Danny smiled at Graham. His long unwieldy curly hair was something that Jane had told Danny she’d initially found refreshing, but had gradually grown more and more frustrating. She said that it symbolised the passive side of his character, the side that would do anything he was told.
“You remember my mum is actually a hairdresser. I’ve not let myself go that much since the break-up that I let just anyone cut my hair,” Graham said smiling.
Danny smiled back, conscious that he was looking at Graham nervously, worrying in case he got upset or did something erratic.
“So, it’s all here then,” Graham said, tapping three cardboard boxes sealed with duct tape that were stacked up against the wall.
“Yep,” Danny nodded.
"And she wants me to have this too I assume?” Graham held up a half-empty bottle of Advokat that was left on top of the boxes.
“I guessssss soooo,” Danny said hesitantly.
“Well, fancy a tipple?” Graham said confidently. The garish yellow liquid sloshed around the bottle as he shook it.
“You know just because I’m gay, doesn’t mean all I do on a Saturday afternoon is sit around drinking sweet, brightly-coloured alcohol.”
“Come off it …that’s all you lot do,” Graham said, walking into the kitchen and taking out two small glass tumblers, “I mean what’s the point of turning gay if you can’t have afternoons like this?” Graham returned and offered a healthy glass of thick yellow liquor to Danny.
“You know we don’t tend to think of it as something you turn into these days. It’s not a slip road off the M20,” Danny said.
“Well you know what I mean,” Graham grabbed his glass and collapsed onto the sofa. Despite saying things like “you lot” and “turning gay”, Danny thought of Graham as one of the few people in his life who hadn’t acted differently around him since he came out.
“We got this at Jenny’s cocktail party,” Graham said holding up the bottle of Advokat, “everyone had been asked to bring a bottle, but people brought all this weird shit, so at the end of the night she wanted people to take it back with them. Course, you know what Jane’s like, she grabbed the weirdest combination of bottles and put them in a shopping trolley we found outside. She got inside the trolley and I pushed her home…”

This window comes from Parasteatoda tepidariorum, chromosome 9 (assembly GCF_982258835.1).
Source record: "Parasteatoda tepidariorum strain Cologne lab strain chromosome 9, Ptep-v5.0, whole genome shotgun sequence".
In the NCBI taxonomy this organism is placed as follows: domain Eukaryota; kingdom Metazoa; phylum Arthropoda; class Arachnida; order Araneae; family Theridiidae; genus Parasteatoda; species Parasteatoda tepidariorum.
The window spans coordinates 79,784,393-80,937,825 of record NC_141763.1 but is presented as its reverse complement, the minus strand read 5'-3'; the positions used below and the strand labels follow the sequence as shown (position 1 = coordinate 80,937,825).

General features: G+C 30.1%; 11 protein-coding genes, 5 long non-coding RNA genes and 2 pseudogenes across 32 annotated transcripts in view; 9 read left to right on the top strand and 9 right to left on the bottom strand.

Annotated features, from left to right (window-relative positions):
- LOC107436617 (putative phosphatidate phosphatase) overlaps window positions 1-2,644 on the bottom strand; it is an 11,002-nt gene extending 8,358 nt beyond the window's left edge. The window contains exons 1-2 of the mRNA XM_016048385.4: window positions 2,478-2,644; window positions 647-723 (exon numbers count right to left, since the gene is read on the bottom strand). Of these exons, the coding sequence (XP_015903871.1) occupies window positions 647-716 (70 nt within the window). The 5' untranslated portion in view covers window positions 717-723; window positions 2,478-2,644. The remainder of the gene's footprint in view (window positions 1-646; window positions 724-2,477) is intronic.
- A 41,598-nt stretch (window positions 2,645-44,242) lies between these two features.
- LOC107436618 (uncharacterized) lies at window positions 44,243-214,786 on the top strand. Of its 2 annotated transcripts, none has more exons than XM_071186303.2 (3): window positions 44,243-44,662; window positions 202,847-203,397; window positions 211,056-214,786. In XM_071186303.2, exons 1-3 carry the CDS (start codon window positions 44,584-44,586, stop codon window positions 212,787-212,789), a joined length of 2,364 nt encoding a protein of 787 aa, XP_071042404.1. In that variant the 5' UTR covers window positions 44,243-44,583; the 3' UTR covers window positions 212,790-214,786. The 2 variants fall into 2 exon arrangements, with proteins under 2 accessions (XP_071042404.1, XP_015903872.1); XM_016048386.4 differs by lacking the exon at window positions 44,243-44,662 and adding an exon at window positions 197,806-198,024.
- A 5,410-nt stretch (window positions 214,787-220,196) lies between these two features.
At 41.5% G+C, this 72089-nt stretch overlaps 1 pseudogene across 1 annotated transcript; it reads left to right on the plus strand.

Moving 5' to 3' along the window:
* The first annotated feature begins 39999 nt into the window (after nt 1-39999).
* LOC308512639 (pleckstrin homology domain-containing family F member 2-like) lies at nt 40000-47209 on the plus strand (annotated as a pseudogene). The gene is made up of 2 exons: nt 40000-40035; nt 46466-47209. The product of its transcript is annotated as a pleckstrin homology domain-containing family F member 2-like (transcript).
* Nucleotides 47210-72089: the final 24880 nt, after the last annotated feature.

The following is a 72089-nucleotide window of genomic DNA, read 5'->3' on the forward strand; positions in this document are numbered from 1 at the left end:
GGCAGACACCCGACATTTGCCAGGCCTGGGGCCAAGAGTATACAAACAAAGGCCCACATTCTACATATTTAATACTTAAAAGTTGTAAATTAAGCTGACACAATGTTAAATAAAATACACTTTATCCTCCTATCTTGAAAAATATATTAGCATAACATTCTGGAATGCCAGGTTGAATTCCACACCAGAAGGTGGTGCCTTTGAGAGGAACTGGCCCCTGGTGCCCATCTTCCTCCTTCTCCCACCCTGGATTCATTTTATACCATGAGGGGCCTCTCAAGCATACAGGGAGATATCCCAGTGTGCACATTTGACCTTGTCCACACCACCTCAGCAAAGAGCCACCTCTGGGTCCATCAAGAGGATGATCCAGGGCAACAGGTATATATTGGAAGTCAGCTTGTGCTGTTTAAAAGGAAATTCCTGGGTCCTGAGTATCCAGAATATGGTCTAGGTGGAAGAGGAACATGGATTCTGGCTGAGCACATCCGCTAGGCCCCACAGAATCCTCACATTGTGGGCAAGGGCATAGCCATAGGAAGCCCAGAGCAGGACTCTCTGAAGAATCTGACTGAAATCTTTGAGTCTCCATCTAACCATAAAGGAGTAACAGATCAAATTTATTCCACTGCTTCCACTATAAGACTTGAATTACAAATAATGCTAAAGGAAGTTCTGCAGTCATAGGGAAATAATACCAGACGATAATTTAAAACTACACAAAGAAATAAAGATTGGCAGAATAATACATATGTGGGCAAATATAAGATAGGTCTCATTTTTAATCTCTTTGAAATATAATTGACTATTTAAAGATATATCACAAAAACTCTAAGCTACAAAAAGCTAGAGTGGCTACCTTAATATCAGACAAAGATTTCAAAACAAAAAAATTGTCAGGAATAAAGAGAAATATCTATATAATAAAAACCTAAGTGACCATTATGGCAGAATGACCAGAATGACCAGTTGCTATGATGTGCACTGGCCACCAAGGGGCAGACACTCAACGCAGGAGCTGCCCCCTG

Graham trailed off and stared into the distance. “We had some good times, but as my mate Paul says, there’s no doubt that Jane was a fucking pain in the arse half the time.”
Danny spluttered with laughter, just about catching the Advokat in his hand as it burst out his mouth.
“Steady fella,” Graham said.
“Sorry, I wasn’t expecting that,” Danny said, wiping the yellow liquid from his nose.
“You know I think Jane’s great, and I think we both know I was punching above my weight a little there. Plus, I’m sure she’s told you how I’ve tried calling her to get her to change her mind … but the thing is, I was chatting to my mate Paul about it, and he was reminding me what a pain she could be at times. She’s a very demanding person,” Graham sipped his Advokat and curled his lip, “I mean looking at that shelf just reminds me what a ball ache she could be. Jesus, remember putting that shit up?” Graham turned towards Danny.
Danny smiled back and sipped his drink.
“Anyway, how are things with you?”
Danny hated that question. He liked Graham and wanted to give him an honest answer. He felt empty but wasn’t sure why. He felt lost and lonely in a way that he hadn’t when everyone thought he was straight, and assumed he got laid every now and just didn’t want a girlfriend. Now, people thought he got laid all the time, or somehow embraced loneliness.
“Things are ok, same old,” Danny replied.
“No,” Danny snapped, “you?”
“No no nothing like that ... is Jane?” his voice went up a pitch as he poured out more Advokat.